Montreal’s Boulevard Saint Laurent Is Canada’s Most Colorful Street
Montreal’s Boulevard Saint Laurent is Canada’s most colorful street. In fact, there’s a fair argument to make that it’s the most colorful street among the many street-art-friendly cities in the world (including the pops of color in nearby Toronto).
Full-wall murals, painted over building entrances, and small pieces from the Mile End neighborhood to Chinatown create a two-plus-mile-long art walk. Paintings and paste-ups fill the nooks and crannies between windows and businesses, and there’s street art literally on the streets. Not to mention the street art galleries like Station 16 and plenty of sanctioned tours.
“As a street artist, Montreal’s big enough to maintain a certain level of anonymity but small enough that you can cover a lot of ground and create a certain buzz around a street campaign,” says Peter Gibson, a Montreal street artist who works under the name Roadsworth. He also adds that “there’s a bit of an ‘anything goes’ attitude in Montreal. There’s less pressure to be ‘cool’ or to fit in, which I think can be conducive to experimentation.”
While Gibson has a different definition for street art, graffiti, and mural art, “at the end of the day it’s just semantics.” Little Burgundy, Notre-Dame-de-Grâce (NDG), and Hochelaga are the best neighborhoods for graffiti, while the Plateau, Mile End, and Mile Ex neighborhoods have the most street art with posters, paste-ups, and stencils. The Plateau is also the center for murals thanks to the Mural Festival.
Festivals are one of the biggest things pushing Montreal’s, and Saint Laurent’s, street art forward. An annual graffiti and hip-hop festival called Under Pressure that’s held in Quartier Latin has been running since 1996, making it the longest-running festival of its kind. Then there’s the Mural Festival, which started in 2012. The Mural Festival invites artists from around the world to take over a portion of Saint Laurent. Every June, the artists paint large-scale murals live in front of millions of festival-goers. As of 2019, the festival has added nearly 100 works to Saint Laurent. The art stays up after the festival (at least until it eventually gets painted over in subsequent festivals), adding to the legal murals paid for by Montreal’s public art program, the semi-legal works, and the illegally painted street art along Saint Laurent.
The pieces that define the city are as diverse as they are plentiful. Take the piece on the building of Dirty Dogs. Done by an American who paints by the name Buff Monster, it depicts colorful, one-eyed anthropomorphized ice cream cones. Another shows an elderly lady spray painting a wall orange. This one was done by the street art group Ashop, which started in Montreal in 2009 and claims to have collectively painted more than 100,000 square feet of walls in six countries for 250 clients. One of Gibson’s favorite artists is Labrona, whose paste-ups and drawings are found mostly around Plateau and Mile End. Plateau has what Gibson believes is the highest concentration of artists, though gentrification is rapidly pushing out artists who can no longer afford rent and studio space.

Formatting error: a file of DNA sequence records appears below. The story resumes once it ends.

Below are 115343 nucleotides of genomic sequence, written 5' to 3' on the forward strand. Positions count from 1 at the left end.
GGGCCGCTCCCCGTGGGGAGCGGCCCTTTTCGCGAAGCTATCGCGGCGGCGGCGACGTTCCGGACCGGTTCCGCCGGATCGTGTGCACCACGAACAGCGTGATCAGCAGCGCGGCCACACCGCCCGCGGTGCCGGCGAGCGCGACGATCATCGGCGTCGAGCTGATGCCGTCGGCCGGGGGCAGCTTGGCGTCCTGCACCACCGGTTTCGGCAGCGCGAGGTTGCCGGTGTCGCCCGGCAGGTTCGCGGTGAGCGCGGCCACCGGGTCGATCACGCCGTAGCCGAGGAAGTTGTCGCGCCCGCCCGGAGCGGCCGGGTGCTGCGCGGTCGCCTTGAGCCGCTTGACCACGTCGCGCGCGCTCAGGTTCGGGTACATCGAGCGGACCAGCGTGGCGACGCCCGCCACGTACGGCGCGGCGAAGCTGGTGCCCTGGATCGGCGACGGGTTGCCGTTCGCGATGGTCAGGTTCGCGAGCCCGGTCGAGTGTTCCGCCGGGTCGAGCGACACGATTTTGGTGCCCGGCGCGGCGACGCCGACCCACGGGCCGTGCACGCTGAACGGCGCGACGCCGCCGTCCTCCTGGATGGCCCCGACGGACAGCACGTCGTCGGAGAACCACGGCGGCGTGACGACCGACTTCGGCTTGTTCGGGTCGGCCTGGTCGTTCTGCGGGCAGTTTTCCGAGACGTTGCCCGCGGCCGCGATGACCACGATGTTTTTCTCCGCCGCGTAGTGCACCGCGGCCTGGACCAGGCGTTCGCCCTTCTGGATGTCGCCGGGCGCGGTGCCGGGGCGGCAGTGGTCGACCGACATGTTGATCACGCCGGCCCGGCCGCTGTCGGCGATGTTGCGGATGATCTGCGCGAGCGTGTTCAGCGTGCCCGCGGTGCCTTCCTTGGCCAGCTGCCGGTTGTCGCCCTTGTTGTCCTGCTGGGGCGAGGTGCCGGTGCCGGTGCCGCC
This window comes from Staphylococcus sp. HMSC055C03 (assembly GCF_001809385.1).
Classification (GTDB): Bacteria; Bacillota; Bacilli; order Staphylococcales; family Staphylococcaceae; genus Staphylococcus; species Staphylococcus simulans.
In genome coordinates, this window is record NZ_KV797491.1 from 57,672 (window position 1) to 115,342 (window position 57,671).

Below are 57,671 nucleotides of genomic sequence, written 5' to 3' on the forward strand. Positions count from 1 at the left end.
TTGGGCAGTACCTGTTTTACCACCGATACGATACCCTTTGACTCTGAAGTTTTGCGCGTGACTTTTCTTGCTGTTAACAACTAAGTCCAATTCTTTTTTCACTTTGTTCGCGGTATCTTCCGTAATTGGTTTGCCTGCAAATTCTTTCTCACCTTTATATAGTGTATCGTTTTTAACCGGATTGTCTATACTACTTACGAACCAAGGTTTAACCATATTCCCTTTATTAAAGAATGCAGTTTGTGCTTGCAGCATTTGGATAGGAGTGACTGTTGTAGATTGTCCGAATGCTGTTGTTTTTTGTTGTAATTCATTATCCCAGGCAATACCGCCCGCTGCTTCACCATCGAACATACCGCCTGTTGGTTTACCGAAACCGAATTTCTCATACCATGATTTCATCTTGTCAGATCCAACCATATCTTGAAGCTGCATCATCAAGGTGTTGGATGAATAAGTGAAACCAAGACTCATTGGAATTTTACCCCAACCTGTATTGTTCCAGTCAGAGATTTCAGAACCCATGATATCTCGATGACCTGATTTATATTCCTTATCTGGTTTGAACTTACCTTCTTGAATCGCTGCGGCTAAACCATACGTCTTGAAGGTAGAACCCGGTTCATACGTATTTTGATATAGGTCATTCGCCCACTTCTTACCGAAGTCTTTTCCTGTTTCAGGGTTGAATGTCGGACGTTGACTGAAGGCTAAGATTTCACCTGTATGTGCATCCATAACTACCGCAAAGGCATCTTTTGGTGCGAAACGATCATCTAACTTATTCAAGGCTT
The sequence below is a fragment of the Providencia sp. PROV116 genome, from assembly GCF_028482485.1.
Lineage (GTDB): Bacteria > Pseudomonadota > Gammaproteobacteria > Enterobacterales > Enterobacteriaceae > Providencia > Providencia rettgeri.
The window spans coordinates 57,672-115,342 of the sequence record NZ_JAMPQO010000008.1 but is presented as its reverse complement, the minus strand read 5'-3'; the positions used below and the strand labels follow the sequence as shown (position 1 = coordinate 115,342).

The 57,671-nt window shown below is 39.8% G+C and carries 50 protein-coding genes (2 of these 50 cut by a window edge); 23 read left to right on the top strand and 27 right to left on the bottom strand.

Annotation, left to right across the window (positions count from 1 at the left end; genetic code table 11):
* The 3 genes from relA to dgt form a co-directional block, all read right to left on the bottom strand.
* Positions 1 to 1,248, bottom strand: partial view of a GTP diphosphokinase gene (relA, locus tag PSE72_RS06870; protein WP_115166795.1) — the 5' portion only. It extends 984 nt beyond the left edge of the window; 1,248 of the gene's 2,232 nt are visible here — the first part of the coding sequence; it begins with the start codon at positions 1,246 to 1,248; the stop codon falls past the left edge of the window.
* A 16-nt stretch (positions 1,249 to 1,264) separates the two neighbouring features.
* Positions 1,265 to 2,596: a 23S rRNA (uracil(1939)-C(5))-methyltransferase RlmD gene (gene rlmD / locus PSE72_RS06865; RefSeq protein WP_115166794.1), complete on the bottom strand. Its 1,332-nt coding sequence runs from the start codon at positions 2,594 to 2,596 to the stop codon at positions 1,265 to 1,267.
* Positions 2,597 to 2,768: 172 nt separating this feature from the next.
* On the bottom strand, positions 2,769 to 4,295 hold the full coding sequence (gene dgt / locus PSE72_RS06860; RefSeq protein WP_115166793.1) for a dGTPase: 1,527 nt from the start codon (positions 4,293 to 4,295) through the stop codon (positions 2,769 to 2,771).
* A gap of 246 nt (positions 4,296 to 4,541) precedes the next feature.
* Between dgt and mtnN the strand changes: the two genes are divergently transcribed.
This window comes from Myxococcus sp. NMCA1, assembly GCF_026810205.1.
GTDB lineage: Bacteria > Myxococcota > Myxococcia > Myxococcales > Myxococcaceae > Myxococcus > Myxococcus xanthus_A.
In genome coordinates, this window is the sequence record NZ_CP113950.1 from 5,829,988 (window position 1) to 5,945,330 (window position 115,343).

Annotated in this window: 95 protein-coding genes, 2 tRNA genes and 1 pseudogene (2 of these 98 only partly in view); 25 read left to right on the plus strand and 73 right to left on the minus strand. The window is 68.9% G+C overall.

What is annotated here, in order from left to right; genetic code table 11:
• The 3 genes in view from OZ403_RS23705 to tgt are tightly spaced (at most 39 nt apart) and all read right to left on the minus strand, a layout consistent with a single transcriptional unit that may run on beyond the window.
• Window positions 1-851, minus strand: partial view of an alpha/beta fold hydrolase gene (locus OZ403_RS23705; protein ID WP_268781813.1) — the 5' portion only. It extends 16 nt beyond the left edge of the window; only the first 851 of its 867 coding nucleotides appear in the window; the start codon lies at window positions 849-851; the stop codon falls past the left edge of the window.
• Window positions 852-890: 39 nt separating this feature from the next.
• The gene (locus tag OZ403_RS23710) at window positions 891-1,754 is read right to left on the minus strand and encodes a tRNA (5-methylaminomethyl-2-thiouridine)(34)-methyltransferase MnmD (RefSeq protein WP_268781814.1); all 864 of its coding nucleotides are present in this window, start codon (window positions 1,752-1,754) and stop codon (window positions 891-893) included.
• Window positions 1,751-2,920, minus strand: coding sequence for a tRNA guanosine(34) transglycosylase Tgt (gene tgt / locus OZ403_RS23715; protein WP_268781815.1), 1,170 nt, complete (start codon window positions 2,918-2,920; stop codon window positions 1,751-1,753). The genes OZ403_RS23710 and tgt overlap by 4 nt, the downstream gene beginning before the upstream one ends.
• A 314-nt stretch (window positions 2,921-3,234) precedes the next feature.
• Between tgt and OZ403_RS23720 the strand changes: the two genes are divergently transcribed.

Other works you might see include graffiti tags, sculptures, and structures that play music. This embrace is part of how the city came to be called Mural City. It’s no accident that Montreal, and Boulevard Saint Laurent in particular, became a hub for art. The city and state provide tax breaks to private businesses that set aside $100,000 or one percent of the construction cost to art installations.
Not every piece you see on the street is a sanctioned one, though. Montreal has its fair share of famous artists who work without permission, as well.
“I think the general population [of Montreal] might be more open to that activism than other cities since Montrealers and Quebecers in general, given their history, have a certain rebelliousness compared to the rest of Canada,” Gibson says. “Quebecers have a strong sense of justice and a tradition of resistance to power. Montreal has always appreciated and celebrated the rebellious spirit. Most of Montreal’s greatest heroes were rebels in one way or another.”
One of the most famous goes by the name MissMe. Her works are wheat-pasted onto walls, and each has an activism angle that addresses issues of race, gender, and class (though she too has worked with brands and official installations, as well sold pieces to Madonna). In Montreal, the line between street artist, sanctioned artist, and activist artist working illegally is blurry.
Today, an increasing number of cities around the world agree that more street art is better than less. With street art, the city turns into an ever-changing museum of murals that’s open to all. There are few streets where that’s more obvious than Montreal’s Saint Laurent.
All you have to do to find street art on Saint Laurent is step outside and look around. Deep dives into the hundreds of pieces on the street and the rest of Montreal can be found on the local blog Wall2Wall Montreal. The city’s tourism department has a list of larger pieces as well. As a primer, follow this map and keep an eye out.